Phase II, Implementing Improvements – Videon implemented its first QRM cell in April 2012, with production starting on April 30. Over a seven‐week period, they saw great reductions in Manufacturing Critical‐path Time (MCT) and recognized opportunities for continuous improvement. Leadership responded to the success and shifted manufacturing operations to total QRM in August of that same year. They moved from six separate functional areas with a single‐person silo at each and multiple orders being processed atthe same time, to one‐piece flow with the entire team focused on the order and orders processed one at a time.
The results included further reductions in MCT, lead‐time, Work‐In‐Progress (WIP), DPPM and more, along with a significant improvement in OTD.
Sharon Hoffmann attributed much of the success to Videon’s forward‐thinking and innovative culture. “The folks at Videon are extremely bright, dedicated and resourceful. They understand that the associates actually building their products have valuable knowledge and input.”
Hoffmann noted that top management was extremely supportive and involved, adding, “After studying the proposed QRM application and realizing its potential, they developed their own motivation to proceed, make changes and ensure that this approach was value‐added to their company and its products.”
Phase III, Next Steps – Establishing a Lean Culture: Videon already maintains a strong focus on continuous improvement. After the QRM implementation, the company built upon the momentum by indicating that the next focus would be on error proofing and preventative measures. Tenets to this next phase include: documentation updates based on Process Failure Mode Effects Analysis(PFMEA) and control plans; supply chain risk analysis andmitigation and a concentration on overall production quality.
Through this process, Videon has achieved high‐impact results in key areas of quality, on‐time delivery, rework/defects and capacity. The initiative also sparked renewed innovation and teamwork.
- Planning wait time reduced from 7 days to 1 day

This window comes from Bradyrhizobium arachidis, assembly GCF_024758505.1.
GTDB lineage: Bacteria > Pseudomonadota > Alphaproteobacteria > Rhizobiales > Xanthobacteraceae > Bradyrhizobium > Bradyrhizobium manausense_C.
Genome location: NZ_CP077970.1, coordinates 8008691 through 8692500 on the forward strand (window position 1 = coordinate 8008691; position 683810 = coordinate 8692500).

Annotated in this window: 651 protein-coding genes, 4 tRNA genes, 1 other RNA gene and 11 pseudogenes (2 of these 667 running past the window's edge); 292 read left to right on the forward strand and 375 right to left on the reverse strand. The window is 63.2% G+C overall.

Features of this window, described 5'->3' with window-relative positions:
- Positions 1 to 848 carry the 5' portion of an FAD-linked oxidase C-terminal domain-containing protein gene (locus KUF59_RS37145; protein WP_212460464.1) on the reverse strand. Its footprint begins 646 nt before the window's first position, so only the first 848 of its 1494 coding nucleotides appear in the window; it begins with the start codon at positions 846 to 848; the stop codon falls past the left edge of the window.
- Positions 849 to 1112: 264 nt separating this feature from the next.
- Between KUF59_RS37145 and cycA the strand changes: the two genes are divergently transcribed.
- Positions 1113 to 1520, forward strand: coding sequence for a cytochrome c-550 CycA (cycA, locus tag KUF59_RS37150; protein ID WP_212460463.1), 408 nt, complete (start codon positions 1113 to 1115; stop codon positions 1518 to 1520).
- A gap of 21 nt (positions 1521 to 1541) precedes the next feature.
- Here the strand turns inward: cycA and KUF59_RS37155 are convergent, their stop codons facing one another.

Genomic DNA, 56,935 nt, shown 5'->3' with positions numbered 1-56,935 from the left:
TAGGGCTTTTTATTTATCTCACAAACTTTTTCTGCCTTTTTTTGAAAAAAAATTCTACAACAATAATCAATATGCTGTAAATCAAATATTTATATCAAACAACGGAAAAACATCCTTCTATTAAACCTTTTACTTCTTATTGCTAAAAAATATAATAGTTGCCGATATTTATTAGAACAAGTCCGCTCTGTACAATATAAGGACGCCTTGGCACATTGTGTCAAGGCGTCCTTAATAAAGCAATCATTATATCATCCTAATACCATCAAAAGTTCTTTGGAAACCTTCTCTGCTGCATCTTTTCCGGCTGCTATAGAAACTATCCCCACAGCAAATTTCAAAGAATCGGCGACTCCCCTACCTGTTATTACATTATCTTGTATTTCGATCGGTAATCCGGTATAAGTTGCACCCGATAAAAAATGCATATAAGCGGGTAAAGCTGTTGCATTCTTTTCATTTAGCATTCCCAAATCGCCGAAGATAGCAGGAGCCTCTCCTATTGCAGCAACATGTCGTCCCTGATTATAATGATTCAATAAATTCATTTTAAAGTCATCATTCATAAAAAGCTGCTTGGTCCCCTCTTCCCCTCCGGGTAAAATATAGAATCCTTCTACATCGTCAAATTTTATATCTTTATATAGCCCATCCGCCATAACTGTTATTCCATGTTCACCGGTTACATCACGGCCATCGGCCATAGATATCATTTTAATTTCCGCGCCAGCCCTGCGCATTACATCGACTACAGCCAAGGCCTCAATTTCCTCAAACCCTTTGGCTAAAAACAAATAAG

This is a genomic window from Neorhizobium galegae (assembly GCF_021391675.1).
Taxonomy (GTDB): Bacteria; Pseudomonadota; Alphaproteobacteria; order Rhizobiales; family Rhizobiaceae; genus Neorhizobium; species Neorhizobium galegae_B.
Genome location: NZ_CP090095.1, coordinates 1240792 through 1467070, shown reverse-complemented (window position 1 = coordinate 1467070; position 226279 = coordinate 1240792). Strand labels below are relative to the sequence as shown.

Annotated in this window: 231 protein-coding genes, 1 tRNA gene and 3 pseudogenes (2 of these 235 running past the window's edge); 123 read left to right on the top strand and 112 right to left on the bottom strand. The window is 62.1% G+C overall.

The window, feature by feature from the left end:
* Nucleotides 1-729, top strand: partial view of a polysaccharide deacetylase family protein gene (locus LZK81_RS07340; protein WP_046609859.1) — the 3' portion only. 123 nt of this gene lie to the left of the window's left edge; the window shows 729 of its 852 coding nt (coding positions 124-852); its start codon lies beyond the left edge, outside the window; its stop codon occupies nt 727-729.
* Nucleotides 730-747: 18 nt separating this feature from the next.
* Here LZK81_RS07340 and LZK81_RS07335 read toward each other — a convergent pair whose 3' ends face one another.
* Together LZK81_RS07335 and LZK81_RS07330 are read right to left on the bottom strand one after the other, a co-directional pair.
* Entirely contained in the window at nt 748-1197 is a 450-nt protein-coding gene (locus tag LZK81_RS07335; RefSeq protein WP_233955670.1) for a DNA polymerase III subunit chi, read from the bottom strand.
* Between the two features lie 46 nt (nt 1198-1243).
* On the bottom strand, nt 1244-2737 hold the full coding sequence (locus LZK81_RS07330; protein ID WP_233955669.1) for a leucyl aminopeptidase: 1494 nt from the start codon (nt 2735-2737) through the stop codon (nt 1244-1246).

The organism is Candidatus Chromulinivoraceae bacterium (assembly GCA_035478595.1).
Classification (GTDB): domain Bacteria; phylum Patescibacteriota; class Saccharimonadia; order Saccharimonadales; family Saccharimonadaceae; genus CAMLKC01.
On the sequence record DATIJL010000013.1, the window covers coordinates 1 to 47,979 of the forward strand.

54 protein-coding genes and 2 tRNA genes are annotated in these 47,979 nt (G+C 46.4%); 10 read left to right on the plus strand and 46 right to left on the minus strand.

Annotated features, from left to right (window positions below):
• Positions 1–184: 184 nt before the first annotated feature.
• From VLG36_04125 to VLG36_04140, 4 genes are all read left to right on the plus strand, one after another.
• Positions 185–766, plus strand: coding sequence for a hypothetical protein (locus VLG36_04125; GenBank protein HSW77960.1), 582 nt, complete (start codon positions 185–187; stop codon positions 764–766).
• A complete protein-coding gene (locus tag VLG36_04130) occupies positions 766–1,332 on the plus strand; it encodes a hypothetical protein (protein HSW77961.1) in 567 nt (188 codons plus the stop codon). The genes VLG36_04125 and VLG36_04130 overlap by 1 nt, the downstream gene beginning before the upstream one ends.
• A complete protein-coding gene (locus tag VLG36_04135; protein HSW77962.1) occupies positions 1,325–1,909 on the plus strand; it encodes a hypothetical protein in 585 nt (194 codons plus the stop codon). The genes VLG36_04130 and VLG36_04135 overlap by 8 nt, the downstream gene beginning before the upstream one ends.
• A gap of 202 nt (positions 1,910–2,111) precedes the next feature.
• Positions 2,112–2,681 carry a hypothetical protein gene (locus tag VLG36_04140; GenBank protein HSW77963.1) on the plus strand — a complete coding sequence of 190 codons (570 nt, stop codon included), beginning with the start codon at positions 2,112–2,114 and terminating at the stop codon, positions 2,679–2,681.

- Batch size reduced to 10‐15 units; number of shipments increased
- 62.5% reduction in rework
- 0% DPPM in Oct‐Dec
- 50% reduction in scrap
- 60% reduction in MCT
- 61% reduction in MFGNVA transfer time
- 30% reduction in lead‐time (from 13+ to under 10 hours)
- 80% reduction inWIP (from $500k to $100k)
- 100% OTD in Oct‐Dec, soon after going totally QRM
Easier Scalability – Each cell has defined resources and equipment. Purchase orders for equipment and tools can be placed immediately to create a new cell. Personnel requirements are known.
Improved Production Planning – Before,there was no starting information for functional areas, and only the touch‐time was planned. Lack of insight caused Videon to schedule multiple builds at the same time, causing overtime, stress and heroics. The planning process required a higher level of skill and experience. Now, all orders are scheduled when received. Staff can plan for other activities and more easily adjust to accommodate customer requests.
Better Measures for Capacity – Capacity is now calculated daily rather than monthly and includes “other activities.” Potential overloads are quickly identified and overtime is therefore reduced. Capacity stabilization is at 80 percent and allows for maximum flexibility.
New Mechanisms for Saving Time & Improving Quality – Videon now utilizes new error‐proofing techniques and improved work instructions.
Weekly Reviews at QRM Cell – Teams meet weekly and encourage regular, timely feedback. That, plus consistent measurement and monitoring, enables continuous improvement.
All Employees Trained on QRM Principles – Videon is establishing a true Lean culture within its manufacturing operations. All employees have opportunity to be a part.